For a month the football press and the fans were witnessing a debate that has many observers left shaking their heads. It went way beyond football and could have far reaching consequences not just for football but society as a whole. What has happened?
In 2015 a young man called Bakery Jatta came from Gambia to Germany where he settled down. At the time has was just seventeen but nonetheless he started to play football in Bremen where he lived in an accommodation for migrants. He declined an offer from SV Werder Bremen as this would not have helped him in gaining a permanent residence. In early 2016 he went on trial at HSV and was promptly offered a contract which he could only sign once he turned 18 in early June 2016. Since then he is a player at Hamburg and has become a regular since autumn 2018. Ever since he arrived in Germany there were doubts about whether or not he is actually only seventeen or in fact older. The accusation is of forgery of documents for which he could prison if proven guilty. This however is difficult as his papers have been approved by the migration office as well as the DFB and the DFL. Therefore, there should not be any doubt about his identity unless there is evidence that this is not the case. He is not guilty so long there is nothing to show otherwise.
In early August Germany’s biggest sports paper Sport Bild published a story raising doubts about his identity. It states that Bakery Jatta is in fact Bakary Daffeh and at the time of entering Germany in 2015 he was already 19 years of age and therefore he has lied to the authorities. Sport Bild has contacted the club and the player with its research results; the latter has denied that the person on several photographs taken in Africa is not him, while the club has not responded.
Been There, Done That
Certainly, altering the age on a document is no small delict, and yet many of us have done so in order to get access to booze in the supermarket or to get into night clubs. There is nothing negative about it. I’ve done it when I was seventeen and I was not very successful. And even though being in my late twenties I have been ID’d in bars and supermarkets when buying alcohol. Changing the name is quite a different matter. For example, forgery of documents is a punishable crime in Germany and can lead to up to five years imprisonment. That of course can only happen if there is evidence. This has not been brought forward and therefore any debate about whether Jatta should play is futile.
However, there was a debate! Unfortunately, the current hostile climate permits this discussion to be spun further than many could have foreseen and has taken on dimensions reaching far beyond football. The bottomline of those who argue that the player should be banned and even expelled from Germany is that no foreigner should be allowed to live in Germany, let alone play football, the nation’s favourite sport. While it is without question that any society incorporates people harbouring racist thoughts it has come that this little group now seems to dictate the public discourse. So much so that so far three clubs have lodged complaints against the results of their matches with Hamburg: Nürnberg, Karlsruhe and Bochum. Karlsruhe have reasoned that the status of the licence of the player is still insecure and therefore consider the result, a heavy 4-2 defeat, invalid. This is futile as DFB and DFL have approved any paperwork presented by Jatta and therefore his licence and his passport are valid documents. Moreover, his club, Hamburg have spoken to the player in this matter and the player has insisted that he is Bakery Jatta and that he is 21 years of age. Of course he would. Why should he frame himself? That is a fact and should stand until proven otherwise: the presumption of innocence of Bakery Jatta should prevail. It is now up to those protesting to prove the opposite: the alleged true identity of Bakery Jatta and his true age. The fans of Karlsruhe jeered Jatta each time he had the ball, which led to a public outcry as such behaviour is unacceptable.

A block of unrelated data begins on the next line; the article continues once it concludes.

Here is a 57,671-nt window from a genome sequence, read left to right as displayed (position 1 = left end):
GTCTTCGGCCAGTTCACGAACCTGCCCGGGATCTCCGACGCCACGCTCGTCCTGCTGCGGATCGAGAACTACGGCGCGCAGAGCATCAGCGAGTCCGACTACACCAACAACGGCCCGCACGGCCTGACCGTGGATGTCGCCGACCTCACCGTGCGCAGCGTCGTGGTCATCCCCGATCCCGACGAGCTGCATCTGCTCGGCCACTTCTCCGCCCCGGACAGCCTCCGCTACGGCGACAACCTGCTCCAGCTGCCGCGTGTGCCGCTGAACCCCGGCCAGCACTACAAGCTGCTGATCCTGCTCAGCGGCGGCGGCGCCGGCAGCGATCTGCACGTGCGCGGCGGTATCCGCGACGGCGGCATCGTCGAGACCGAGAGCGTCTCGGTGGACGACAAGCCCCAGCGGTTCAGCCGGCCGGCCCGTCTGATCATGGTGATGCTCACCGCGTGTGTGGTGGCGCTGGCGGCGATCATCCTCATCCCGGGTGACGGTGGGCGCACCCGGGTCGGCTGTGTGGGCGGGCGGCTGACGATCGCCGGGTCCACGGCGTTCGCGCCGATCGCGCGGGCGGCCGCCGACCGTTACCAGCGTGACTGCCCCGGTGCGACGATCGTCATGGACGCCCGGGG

Many observers see the debate as a fatal sign. A year after the Özil affair during which the DFB has left the player out in the cold against vicious attacks from racists as well as politicians, the association is under immense pressure. As a consequence of the Özil debacle, the president of the DFB, Reinhard Grindel had lost almost all support and resigned in April 2019 citing the acceptance of a watch as a gift from a Ukrainian oligarch as reason, yet his reputation because of the Özil debacle by then was so low that he had no other option.
Almost a month later the case imploded as the district administration of Hamburg Mitte stated that the investigation will be stopped and declared the documents valid. A little later all three clubs who have so far lodged complaints against the results of the games against Hamburg have withdrawn their appeals. They are the real losers in this matter, not on the pitch but off it. They jumped on the waggon, racists are steering and have lost image, even though they jumped off it.
The paper which started the whole thing, Sport Bild has only reported that the case is now closed after the birth certificate has been shown and an affirmation from a local employee from Gambia. Sport Bild and Bild are part of the Springer Empire. Bild in particular has been one of the driving forces behind a surge of hate speech in recent years. It is this paper that more often than not agitated (and still agitates!!!) against migrants describing them as scroungers exploiting German society. Although an apology is necessary there won’t be any, they are just too busy looking for their next victim.
Jatta For Germany?
Now there are even rumours that Jatta may join the German national team. What a turn around this would be and what a resolute two finger salute towards the hate mongers in the German society.